Arbitration serves to resolve civil trademark disputes, provided that the parties agree in writing to arbitration. Mediation and arbitration are generally not employed in administrative and criminal trademark litigation unless the rights holder files an incidental civil litigation in combined criminal and civil proceedings, and the parties choose to mediate a settlement agreement on the civil claims over damages.
Litigation venue and formats
The courts in China have four levels of hierarchy:
- basic people’s courts (eg, the people’s courts at district or county level);
- intermediate people’s courts, including the specialised IP courts in Beijing, Shanghai and Guangzhou;
- high people’s courts in each province, autonomous region or municipality directly under the central government; and
- the SPC.
Some basic people’s courts and intermediate people’s courts have cross-regional jurisdiction over IP-related cases according to SPC guidelines.
Forum shopping is not available for administrative litigation.
Courts at the defendant’s domicile, the locations where the infringing acts occur (ie, where the infringing acts or the outcomes thereof take place) or the locations where the infringing products are stored, seized or detained by administrative authorities (eg, the AMR, customs office or PSB) have territorial jurisdiction over infringement cases.
Specialised IP courts and IP tribunals have more expertise and experience in handling IP disputes. Courts in more economically developed provinces and areas are more pro-intellectual property and tend to grant higher damages. It is recommended that the plaintiff file trademark litigation to the specialised IP courts or tribunals. It is also an effective strategy to identify every player involved in the trademark infringement and select the court most preferred by the plaintiff to file the litigation.
Internet courts in Beijing, Hangzhou and Guangzhou have jurisdiction over disputes arising from online infringement and transactions. Almost all proceedings at the internet courts are conducted online for the convenience of all parties involved.
The courts at the defendant’s domicile or the location of the server of an e-commerce trading platform have jurisdiction over litigation against an internet-based trademark infringement.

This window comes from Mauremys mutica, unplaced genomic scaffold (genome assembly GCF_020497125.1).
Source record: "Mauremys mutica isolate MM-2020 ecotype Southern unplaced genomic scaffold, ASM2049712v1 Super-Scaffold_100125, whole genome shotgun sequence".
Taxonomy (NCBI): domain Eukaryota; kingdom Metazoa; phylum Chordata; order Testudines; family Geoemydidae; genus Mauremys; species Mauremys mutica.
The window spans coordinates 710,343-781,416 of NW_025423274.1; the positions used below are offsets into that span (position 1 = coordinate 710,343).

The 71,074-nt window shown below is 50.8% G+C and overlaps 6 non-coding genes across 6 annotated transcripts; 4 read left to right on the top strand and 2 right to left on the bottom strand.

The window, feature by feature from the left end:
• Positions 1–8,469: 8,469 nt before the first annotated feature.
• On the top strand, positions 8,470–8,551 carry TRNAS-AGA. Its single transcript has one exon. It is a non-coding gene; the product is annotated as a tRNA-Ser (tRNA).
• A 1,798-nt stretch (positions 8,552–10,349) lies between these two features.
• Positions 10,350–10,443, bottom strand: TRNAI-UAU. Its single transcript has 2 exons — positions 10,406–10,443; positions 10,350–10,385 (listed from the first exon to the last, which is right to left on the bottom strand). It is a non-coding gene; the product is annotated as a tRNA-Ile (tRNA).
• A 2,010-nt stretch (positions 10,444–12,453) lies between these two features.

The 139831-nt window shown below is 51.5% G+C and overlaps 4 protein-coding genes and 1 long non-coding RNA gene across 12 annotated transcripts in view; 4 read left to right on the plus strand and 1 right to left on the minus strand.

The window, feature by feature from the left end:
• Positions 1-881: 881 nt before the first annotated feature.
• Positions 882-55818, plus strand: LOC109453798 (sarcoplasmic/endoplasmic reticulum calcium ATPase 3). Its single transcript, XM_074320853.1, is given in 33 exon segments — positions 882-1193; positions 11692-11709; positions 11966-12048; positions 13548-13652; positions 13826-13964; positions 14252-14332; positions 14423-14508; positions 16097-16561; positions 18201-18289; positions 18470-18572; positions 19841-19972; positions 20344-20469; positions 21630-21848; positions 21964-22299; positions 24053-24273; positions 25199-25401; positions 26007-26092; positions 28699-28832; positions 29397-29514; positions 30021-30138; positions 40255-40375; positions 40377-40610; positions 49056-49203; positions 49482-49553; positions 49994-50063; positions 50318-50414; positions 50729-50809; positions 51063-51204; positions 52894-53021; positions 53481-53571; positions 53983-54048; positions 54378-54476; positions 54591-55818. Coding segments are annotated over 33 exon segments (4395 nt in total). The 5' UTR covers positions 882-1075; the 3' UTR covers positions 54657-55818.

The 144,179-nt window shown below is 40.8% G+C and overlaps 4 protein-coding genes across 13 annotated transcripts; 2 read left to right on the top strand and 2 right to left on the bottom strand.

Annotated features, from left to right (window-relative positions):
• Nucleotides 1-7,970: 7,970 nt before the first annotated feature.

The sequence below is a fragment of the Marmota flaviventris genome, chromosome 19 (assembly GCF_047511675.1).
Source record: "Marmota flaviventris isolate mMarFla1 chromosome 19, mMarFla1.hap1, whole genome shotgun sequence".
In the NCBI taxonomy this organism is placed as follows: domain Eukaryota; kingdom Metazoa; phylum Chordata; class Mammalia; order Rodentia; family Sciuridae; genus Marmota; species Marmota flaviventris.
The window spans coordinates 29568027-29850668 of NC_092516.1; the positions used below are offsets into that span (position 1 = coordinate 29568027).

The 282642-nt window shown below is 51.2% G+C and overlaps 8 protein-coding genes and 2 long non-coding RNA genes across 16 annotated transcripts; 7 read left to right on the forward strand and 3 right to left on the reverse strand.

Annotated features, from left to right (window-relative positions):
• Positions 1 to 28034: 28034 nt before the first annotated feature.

Jury versus bench
Trademark litigation is usually heard by a collegiate bench of three (most often) or five members. At the trial court, the collegiate bench may comprise judges only, or judges with one or two people’s jurors. People’s jurors are not included in a collegiate bench at the appellate courts.
Damages and remedies
The following remedies are available in trademark infringement litigation:
- injunctions (preliminary and permanent);
- damages (including punitive damages); and
- public apologies or declarations aimed at undoing the negative effects of the infringing acts.
Damages for trademark infringement are calculated with reference to one of the following factors:
- losses of the plaintiff;
- profits of the defendant;
- a reasonable multiple of the trademark licensing fees when it is difficult to determine the plaintiff’s losses or the defendant’s profits;
- statutory damages of up to 5 million yuan when it is difficult to determine the plaintiff’s losses, the defendant’s profits or the trademark licensing fees; or
- punitive damages for grave trademark infringement in the amount of one to five times the base amount of damages determined with reference to plaintiff’s losses, the defendant’s profits or the trademark licensing fees.
Damages include reasonable expenses spent by the plaintiff on trademark enforcement actions.
The SPC has directed the courts to use market value as a benchmark for determining damages in IP litigation. It has also directed the courts to award punitive damages to ensure that the damages in total are commensurate with the market value of the IP rights in dispute and the punitive damages in particular can discourage trademark infringement. In response to requests from the plaintiff, the court may exercise discretion and impose punitive damages on defendants committing intentional and egregious trademark infringement and acts of unfair competition.
In light of present practice and the trend of courts awarding substantial damages, as well as punitive damage in some cases, the rights holders should consider relying more on litigation to obtain stronger protection and seek damages in China.
Trademark litigation holds more of a deterrent power if it can hold individuals liable for trademark infringement. In recent years, the courts have rendered verdicts that have held legal representatives and shareholders jointly or severally liable for infringements perpetrated by their companies, defeating their attempts to evade trademark infringement penalties by abusing the independent legal person status of the company or the limited liabilities of shareholders.